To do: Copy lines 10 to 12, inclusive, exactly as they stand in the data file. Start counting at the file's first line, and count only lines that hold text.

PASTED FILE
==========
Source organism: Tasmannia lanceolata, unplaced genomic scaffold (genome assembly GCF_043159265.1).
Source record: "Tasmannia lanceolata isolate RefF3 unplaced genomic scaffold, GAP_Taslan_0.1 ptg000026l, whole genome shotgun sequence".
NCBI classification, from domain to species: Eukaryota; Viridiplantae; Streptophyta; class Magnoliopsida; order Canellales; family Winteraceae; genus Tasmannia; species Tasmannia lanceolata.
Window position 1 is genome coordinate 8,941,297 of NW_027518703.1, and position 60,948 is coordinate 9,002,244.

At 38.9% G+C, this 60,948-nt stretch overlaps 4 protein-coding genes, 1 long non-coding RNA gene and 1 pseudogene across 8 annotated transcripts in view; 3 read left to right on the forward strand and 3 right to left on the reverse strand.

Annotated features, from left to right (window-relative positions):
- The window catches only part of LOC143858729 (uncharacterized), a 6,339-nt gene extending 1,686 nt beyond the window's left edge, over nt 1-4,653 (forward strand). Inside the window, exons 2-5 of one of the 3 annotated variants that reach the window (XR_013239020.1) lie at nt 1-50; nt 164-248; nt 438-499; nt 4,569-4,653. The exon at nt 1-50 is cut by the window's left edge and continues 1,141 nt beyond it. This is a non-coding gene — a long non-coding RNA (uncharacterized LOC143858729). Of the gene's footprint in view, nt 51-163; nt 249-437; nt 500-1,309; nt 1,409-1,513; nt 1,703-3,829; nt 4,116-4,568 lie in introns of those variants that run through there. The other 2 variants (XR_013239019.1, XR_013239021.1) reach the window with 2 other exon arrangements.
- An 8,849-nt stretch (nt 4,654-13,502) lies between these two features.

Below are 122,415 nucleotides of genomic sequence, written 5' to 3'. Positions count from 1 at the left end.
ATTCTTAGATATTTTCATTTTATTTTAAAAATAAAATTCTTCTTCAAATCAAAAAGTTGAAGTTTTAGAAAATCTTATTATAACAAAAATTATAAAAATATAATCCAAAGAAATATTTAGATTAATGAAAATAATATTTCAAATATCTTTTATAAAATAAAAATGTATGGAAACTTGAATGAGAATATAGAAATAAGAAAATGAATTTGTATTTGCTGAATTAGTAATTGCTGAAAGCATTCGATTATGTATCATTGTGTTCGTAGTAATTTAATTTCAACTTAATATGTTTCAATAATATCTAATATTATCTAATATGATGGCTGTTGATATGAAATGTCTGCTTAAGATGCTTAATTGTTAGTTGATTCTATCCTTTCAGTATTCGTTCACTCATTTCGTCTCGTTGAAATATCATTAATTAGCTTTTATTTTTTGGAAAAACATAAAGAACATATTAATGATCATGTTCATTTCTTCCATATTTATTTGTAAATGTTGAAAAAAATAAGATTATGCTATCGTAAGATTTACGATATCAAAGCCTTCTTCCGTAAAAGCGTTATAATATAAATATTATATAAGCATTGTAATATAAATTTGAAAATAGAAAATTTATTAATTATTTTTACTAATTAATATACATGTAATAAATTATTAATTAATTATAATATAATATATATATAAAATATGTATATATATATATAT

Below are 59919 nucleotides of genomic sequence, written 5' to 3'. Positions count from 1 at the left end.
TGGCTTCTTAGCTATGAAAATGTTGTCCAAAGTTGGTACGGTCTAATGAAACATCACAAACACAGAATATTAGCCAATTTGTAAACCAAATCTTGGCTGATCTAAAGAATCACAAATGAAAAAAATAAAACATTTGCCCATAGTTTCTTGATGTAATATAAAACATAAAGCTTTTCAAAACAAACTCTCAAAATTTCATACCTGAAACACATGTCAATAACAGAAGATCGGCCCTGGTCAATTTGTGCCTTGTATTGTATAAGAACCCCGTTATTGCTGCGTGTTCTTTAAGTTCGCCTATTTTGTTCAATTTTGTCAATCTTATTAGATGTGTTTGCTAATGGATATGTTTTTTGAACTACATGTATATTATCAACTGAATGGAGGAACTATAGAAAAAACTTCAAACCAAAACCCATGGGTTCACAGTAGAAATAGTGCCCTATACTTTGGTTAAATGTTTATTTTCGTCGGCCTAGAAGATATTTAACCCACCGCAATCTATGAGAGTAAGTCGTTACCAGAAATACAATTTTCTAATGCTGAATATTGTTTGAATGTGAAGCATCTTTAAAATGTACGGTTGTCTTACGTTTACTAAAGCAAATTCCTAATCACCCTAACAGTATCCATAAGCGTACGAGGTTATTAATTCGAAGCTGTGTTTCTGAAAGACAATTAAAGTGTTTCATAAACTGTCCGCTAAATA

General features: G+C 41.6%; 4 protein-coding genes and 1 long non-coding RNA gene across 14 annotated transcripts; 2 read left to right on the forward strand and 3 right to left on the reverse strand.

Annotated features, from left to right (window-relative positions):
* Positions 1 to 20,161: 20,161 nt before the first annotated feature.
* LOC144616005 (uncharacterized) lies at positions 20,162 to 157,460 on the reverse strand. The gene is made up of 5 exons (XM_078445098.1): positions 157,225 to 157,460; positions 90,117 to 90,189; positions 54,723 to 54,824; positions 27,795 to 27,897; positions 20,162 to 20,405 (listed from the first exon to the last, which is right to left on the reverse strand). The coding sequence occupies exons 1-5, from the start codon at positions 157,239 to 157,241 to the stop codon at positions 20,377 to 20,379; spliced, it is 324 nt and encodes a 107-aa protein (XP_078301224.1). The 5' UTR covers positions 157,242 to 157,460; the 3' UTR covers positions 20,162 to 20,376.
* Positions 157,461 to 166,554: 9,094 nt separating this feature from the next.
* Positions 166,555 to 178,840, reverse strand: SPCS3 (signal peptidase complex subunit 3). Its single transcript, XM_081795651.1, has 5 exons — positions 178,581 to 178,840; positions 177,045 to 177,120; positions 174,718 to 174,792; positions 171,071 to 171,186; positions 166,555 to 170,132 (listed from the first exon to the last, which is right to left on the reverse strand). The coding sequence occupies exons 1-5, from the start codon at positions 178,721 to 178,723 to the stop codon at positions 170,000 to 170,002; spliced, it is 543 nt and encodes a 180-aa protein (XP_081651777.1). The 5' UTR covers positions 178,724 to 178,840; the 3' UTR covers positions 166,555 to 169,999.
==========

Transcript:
ATTCTTAGATATTTTCATTTTATTTTAAAAATAAAATTCTTCTTCAAATCAAAAAGTTGAAGTTTTAGAAAATCTTATTATAACAAAAATTATAAAAATATAATCCAAAGAAATATTTAGATTAATGAAAATAATATTTCAAATATCTTTTATAAAATAAAAATGTATGGAAACTTGAATGAGAATATAGAAATAAGAAAATGAATTTGTATTTGCTGAATTAGTAATTGCTGAAAGCATTCGATTATGTATCATTGTGTTCGTAGTAATTTAATTTCAACTTAATATGTTTCAATAATATCTAATATTATCTAATATGATGGCTGTTGATATGAAATGTCTGCTTAAGATGCTTAATTGTTAGTTGATTCTATCCTTTCAGTATTCGTTCACTCATTTCGTCTCGTTGAAATATCATTAATTAGCTTTTATTTTTTGGAAAAACATAAAGAACATATTAATGATCATGTTCATTTCTTCCATATTTATTTGTAAATGTTGAAAAAAATAAGATTATGCTATCGTAAGATTTACGATATCAAAGCCTTCTTCCGTAAAAGCGTTATAATATAAATATTATATAAGCATTGTAATATAAATTTGAAAATAGAAAATTTATTAATTATTTTTACTAATTAATATACATGTAATAAATTATTAATTAATTATAATATAATATATATATAAAATATGTATATATATATATAT

Below are 59919 nucleotides of genomic sequence, written 5' to 3'. Positions count from 1 at the left end.
TGGCTTCTTAGCTATGAAAATGTTGTCCAAAGTTGGTACGGTCTAATGAAACATCACAAACACAGAATATTAGCCAATTTGTAAACCAAATCTTGGCTGATCTAAAGAATCACAAATGAAAAAAATAAAACATTTGCCCATAGTTTCTTGATGTAATATAAAACATAAAGCTTTTCAAAACAAACTCTCAAAATTTCATACCTGAAACACATGTCAATAACAGAAGATCGGCCCTGGTCAATTTGTGCCTTGTATTGTATAAGAACCCCGTTATTGCTGCGTGTTCTTTAAGTTCGCCTATTTTGTTCAATTTTGTCAATCTTATTAGATGTGTTTGCTAATGGATATGTTTTTTGAACTACATGTATATTATCAACTGAATGGAGGAACTATAGAAAAAACTTCAAACCAAAACCCATGGGTTCACAGTAGAAATAGTGCCCTATACTTTGGTTAAATGTTTATTTTCGTCGGCCTAGAAGATATTTAACCCACCGCAATCTATGAGAGTAAGTCGTTACCAGAAATACAATTTTCTAATGCTGAATATTGTTTGAATGTGAAGCATCTTTAAAATGTACGGTTGTCTTACGTTTACTAAAGCAAATTCCTAATCACCCTAACAGTATCCATAAGCGTACGAGGTTATTAATTCGAAGCTGTGTTTCTGAAAGACAATTAAAGTGTTTCATAAACTGTCCGCTAAATA